She said that she had been encouraged by the fact that Omicron was a “visibly less dangerous variant if it is not allowed to explode.”
Spending in restaurants is down to a third of where it would be normally. Photo: Danske Bank
Danske Bank bases its figures on data from the transactions of about a million Danske Bank customers on MobilePay, credit and debit cards, so the report is one of the first reports from Europe on how the virus has impacted spending.
Louise Aggerstrøm, private economist at the bank, told The Local that the sharp falls in spending on restaurants, hotels, cinemas, clothing and transportation would have a heavy effect on the economy.
“It's going to be quite massive,” she said. “It might be helped a bit but this rise in grocery spending, but that's not going to keep on going forever.”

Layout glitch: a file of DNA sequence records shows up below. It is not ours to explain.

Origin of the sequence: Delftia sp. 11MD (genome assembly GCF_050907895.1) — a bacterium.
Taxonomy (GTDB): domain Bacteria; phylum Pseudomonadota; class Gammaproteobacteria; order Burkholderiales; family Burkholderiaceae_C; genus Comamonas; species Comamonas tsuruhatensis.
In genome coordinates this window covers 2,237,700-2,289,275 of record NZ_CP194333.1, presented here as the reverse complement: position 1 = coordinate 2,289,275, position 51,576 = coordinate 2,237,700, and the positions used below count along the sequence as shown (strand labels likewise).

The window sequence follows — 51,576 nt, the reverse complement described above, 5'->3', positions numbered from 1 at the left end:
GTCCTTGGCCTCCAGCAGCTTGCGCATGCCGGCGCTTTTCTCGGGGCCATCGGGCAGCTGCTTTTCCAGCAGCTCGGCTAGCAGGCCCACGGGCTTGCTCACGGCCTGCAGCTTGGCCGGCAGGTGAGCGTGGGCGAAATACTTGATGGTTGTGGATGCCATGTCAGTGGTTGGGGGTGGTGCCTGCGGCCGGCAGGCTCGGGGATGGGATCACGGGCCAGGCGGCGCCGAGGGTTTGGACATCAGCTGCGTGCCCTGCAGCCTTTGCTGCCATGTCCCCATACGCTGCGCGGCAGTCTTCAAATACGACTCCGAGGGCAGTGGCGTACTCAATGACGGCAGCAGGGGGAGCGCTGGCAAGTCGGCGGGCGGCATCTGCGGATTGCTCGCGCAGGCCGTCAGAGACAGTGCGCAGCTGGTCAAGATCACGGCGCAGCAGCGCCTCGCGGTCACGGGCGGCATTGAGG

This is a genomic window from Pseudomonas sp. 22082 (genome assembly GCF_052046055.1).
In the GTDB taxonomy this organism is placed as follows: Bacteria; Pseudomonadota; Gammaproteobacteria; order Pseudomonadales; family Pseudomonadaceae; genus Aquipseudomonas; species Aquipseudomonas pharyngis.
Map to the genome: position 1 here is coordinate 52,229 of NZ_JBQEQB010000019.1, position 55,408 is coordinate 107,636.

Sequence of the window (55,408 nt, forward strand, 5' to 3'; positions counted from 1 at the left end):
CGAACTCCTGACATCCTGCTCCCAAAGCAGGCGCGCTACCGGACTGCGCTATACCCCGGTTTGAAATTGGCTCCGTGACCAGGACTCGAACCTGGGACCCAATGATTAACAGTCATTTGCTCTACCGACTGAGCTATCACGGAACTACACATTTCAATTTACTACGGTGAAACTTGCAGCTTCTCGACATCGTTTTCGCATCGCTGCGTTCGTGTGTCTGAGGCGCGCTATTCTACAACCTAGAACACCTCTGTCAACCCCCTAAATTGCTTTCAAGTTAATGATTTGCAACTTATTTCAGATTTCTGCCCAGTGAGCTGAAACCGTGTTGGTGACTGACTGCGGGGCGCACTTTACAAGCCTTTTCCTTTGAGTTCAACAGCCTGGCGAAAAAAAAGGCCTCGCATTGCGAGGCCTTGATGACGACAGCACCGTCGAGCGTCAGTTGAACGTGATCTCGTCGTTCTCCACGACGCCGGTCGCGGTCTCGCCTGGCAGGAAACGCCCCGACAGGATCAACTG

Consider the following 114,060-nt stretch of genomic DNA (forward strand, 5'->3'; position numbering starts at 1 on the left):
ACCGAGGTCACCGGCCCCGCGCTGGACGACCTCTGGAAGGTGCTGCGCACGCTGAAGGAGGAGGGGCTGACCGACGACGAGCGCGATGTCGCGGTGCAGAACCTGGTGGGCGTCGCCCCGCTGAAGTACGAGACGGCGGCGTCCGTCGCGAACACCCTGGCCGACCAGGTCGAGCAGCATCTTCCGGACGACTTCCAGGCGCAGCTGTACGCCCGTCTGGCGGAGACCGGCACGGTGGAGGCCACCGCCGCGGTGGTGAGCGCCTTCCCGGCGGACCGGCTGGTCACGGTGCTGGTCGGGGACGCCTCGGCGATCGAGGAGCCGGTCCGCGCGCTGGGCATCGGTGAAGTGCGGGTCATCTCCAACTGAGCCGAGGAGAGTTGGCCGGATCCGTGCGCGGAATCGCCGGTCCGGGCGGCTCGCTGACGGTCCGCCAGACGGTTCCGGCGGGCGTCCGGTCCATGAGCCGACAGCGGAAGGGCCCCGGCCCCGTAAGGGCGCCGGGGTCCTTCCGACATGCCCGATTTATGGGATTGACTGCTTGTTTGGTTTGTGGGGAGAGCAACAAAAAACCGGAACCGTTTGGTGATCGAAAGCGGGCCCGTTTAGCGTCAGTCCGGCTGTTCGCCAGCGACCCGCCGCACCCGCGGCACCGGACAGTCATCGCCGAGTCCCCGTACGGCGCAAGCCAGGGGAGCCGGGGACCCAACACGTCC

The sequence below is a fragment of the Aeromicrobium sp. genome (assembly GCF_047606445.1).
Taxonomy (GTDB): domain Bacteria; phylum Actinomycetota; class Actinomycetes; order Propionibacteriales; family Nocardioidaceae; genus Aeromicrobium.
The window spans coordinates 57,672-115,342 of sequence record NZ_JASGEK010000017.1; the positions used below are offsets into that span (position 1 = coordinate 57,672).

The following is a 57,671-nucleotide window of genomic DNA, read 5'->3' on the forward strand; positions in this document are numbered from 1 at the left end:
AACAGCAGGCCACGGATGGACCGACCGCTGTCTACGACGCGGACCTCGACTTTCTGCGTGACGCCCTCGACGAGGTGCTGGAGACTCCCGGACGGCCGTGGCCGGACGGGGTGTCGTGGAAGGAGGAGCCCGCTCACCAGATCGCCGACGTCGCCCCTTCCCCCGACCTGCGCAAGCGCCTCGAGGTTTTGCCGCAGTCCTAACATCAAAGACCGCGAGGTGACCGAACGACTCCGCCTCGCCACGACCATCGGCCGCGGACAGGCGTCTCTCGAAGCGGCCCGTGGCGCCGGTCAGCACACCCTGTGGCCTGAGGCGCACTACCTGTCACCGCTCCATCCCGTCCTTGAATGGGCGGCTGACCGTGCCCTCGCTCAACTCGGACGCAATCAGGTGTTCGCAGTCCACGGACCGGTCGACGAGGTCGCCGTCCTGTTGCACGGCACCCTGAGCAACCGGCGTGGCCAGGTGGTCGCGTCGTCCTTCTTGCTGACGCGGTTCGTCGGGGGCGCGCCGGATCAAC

The bank plans next week to follow up the article with an assessment of how the drop in consumption might affect GDP.
Aggerstrøm said that if economy starts to open up as early as expected the fall in GDP could be kept in the very low single figures.
“For the year I think more it will be more like one percent,” she said. “That's based on the Danish economy opening up again by May, and that's of course a big if. So if I say one percent, it's a best-case scenario.”
Here's a graph of spending in supermarkets — note the big uptick on March 12 and March 17, when the government made major announcements.
Spending has also increased in health and medical care.
The fall in spending on restaurants was followed by similar falls in transport, hotels, and non-food goods.